Hispanic, as used in the United States, is one of several terms used to categorize native and naturalized U.S. citizens, permanent residents and temporary immigrants, whose background hail either from Spain, the Spanish-speaking countries of Latin America or the original settlers of the traditionally Spanish-held Southwestern United States. The term is used as a broad form of classification for this wide range of ethnicities, races, and nationalities who have historically used Spanish as their primary language. Salient characteristics: Over the last 500 years, throughout what was the Spanish empire in the Americas, Spanish, indigenous and African cultures meshed, evolving into distinct national or regional cultures. Spanish speakers have also called much of what is now the United States home for centuries. From the mid-1500's, when Spaniards first settled St. Augustine, Florida, and Spanish and Mexican populations first settled in the Southwest, to the enclaves of Latinos that sprung up in major U.S. cities in the 20th century, Hispanics have played a vital role in the social and economic development of the U.S. Far from being homogeneous, U.S. Latinos are a hodge-podge of ethnicities. Political views, education, and socio-economic status vary widely. Those recently arrived may still think of themselves as mejicano, cubano, argentino, or colombiano. Second-generation Hispanics are already on the hyphen, identifying themselves as Mexican-American, Nicaraguan-American, etc. As time passes, family origins become a less salient component of identity and many identify themselves as, for example, Americans of Chilean ancestry, or simply Hispanic Americans. Yet despite the differences, there is also the bond forged by the common experience of immigration, a shared history, and language. Even those whose families have been here for generations carry their Hispanic heritage in their blood.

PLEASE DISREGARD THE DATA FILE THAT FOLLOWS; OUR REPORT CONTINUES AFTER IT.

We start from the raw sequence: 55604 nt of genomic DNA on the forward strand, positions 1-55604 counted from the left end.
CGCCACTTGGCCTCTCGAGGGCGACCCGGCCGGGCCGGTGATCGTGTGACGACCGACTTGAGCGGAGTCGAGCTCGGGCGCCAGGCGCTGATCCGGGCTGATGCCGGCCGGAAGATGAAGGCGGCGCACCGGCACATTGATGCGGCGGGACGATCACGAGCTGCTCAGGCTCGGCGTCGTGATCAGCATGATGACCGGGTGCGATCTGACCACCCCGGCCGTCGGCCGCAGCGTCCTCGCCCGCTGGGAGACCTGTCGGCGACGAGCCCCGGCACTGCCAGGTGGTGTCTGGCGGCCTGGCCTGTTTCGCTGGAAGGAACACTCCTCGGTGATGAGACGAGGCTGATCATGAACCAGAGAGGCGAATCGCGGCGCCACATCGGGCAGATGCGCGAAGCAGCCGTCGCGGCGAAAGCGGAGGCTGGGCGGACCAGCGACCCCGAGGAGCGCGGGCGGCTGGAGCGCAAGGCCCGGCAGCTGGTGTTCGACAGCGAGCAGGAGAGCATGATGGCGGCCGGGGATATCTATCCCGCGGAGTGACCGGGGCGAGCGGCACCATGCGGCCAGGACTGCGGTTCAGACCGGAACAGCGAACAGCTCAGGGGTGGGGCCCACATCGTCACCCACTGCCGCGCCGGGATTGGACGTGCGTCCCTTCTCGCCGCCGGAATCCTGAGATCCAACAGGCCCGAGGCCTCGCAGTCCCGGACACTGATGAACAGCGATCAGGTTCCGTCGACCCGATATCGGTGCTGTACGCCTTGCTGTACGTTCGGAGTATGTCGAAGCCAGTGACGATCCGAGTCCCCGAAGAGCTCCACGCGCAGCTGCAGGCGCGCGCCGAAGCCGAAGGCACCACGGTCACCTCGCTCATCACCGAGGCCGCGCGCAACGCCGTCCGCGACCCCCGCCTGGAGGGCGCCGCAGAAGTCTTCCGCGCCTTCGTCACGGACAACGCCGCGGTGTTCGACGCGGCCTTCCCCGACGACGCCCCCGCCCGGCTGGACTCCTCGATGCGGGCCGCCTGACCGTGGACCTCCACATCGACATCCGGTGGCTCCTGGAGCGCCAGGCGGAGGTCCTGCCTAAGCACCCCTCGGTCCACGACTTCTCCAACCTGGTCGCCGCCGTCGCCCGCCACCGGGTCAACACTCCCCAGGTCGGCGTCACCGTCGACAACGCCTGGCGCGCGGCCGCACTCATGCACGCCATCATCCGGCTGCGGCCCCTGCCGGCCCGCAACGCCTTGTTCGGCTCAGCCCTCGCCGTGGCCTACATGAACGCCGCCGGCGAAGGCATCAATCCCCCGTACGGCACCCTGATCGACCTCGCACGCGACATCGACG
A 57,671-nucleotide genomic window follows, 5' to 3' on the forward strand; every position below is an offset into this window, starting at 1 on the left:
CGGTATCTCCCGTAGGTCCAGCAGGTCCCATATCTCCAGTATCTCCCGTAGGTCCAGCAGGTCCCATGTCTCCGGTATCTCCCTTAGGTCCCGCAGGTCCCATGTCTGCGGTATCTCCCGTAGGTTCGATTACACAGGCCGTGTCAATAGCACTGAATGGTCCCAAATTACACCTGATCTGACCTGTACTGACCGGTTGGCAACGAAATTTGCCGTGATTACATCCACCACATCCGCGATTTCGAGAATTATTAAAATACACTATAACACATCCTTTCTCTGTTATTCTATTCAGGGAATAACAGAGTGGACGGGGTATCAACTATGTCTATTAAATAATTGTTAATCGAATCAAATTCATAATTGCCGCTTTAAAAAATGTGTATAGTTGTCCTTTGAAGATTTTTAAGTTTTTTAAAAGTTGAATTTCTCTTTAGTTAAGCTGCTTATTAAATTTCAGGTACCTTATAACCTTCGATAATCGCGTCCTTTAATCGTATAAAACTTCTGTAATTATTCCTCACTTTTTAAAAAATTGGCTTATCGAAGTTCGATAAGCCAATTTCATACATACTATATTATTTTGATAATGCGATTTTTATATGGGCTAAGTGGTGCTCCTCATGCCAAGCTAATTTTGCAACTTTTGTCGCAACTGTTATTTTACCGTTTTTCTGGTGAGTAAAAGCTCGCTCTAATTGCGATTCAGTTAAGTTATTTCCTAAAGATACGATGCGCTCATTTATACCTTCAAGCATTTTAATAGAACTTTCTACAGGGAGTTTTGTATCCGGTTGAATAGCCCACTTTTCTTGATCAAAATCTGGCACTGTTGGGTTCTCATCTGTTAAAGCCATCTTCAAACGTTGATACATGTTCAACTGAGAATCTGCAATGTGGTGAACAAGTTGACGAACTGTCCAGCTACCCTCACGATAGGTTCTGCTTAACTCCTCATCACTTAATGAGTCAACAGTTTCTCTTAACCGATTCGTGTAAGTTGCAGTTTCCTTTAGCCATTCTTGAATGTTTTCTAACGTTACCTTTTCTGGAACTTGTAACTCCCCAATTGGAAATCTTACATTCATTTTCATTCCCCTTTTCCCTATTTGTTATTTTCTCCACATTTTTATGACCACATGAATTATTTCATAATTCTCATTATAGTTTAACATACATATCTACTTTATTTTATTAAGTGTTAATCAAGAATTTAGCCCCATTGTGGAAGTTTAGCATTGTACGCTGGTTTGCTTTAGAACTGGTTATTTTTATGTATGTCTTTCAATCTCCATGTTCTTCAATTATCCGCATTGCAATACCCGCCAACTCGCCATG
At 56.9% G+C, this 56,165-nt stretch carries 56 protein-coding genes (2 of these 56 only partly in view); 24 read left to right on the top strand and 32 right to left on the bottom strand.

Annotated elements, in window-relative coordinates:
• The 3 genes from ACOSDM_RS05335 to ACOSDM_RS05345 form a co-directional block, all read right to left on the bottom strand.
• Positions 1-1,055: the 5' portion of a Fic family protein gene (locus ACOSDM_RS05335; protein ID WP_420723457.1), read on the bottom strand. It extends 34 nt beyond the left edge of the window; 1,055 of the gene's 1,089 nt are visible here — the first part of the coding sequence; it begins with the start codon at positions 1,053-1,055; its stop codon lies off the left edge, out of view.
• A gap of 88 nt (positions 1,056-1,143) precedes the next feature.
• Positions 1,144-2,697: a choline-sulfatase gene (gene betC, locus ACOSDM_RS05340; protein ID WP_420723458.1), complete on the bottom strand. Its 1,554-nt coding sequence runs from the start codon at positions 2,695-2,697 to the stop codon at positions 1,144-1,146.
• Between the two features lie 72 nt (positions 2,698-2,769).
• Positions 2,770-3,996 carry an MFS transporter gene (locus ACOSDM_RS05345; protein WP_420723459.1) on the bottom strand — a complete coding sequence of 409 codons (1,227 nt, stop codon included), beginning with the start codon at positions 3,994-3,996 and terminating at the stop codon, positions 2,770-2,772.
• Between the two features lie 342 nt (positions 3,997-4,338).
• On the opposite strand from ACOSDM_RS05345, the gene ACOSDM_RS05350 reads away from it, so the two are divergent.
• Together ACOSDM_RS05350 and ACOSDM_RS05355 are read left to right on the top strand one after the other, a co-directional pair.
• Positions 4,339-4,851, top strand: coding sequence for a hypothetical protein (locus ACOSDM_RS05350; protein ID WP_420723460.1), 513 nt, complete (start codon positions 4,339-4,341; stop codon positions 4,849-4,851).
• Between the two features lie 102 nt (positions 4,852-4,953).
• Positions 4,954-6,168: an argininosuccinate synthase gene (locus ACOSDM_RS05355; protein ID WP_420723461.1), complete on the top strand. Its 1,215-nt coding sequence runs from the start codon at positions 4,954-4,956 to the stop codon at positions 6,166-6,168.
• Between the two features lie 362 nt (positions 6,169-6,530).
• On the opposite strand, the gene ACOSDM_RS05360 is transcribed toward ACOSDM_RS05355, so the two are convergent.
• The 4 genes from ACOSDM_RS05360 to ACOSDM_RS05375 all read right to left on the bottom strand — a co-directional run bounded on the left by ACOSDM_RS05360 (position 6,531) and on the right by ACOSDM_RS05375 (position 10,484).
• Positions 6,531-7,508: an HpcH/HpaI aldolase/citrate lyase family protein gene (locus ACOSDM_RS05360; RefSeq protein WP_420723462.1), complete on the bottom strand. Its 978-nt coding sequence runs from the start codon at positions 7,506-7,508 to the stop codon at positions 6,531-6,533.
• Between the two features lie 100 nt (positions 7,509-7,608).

Culture: Popular culture varies widely from one Hispanic community to another, despite this, several features tend to unite Hispanics from diverse backgrounds. Many Hispanics, including U.S.-born second and third generation Hispanics, use the Spanish language to varying degrees. The most usual pattern is monolingual Spanish usage among new immigrants or older foreign born Hispanics, complete bilingualism among long settled immigrants and their children, and the use of Spanglish and colloquial Spanish within long established Hispanic communities by the third generation and beyond. In some families the children and grandchildren of immigrants speak mostly English with some Spanish words and phrases thrown in. Below the light pink' color is the Latino population geographic distribution.
Latino music is another cultural characteristic. The sounds of Latino guitars, bongos, tambourines, castanets, etc. are unique. Song forms of the flamenco have influenced and been influenced by other genres, most notably jazz, bossa nova and even classical music. As guitar virtuosos mastered the genre, guitar flamenco evolved into a solo art form.
Mariachi music has been a deeply revered cornerstone of traditional Mexican culture for well over a century. Its origins can be traced to Jalisco, where the style slowly evolved over the years. A typical mariachi group today includes six to eight violins, two trumpets, and three string...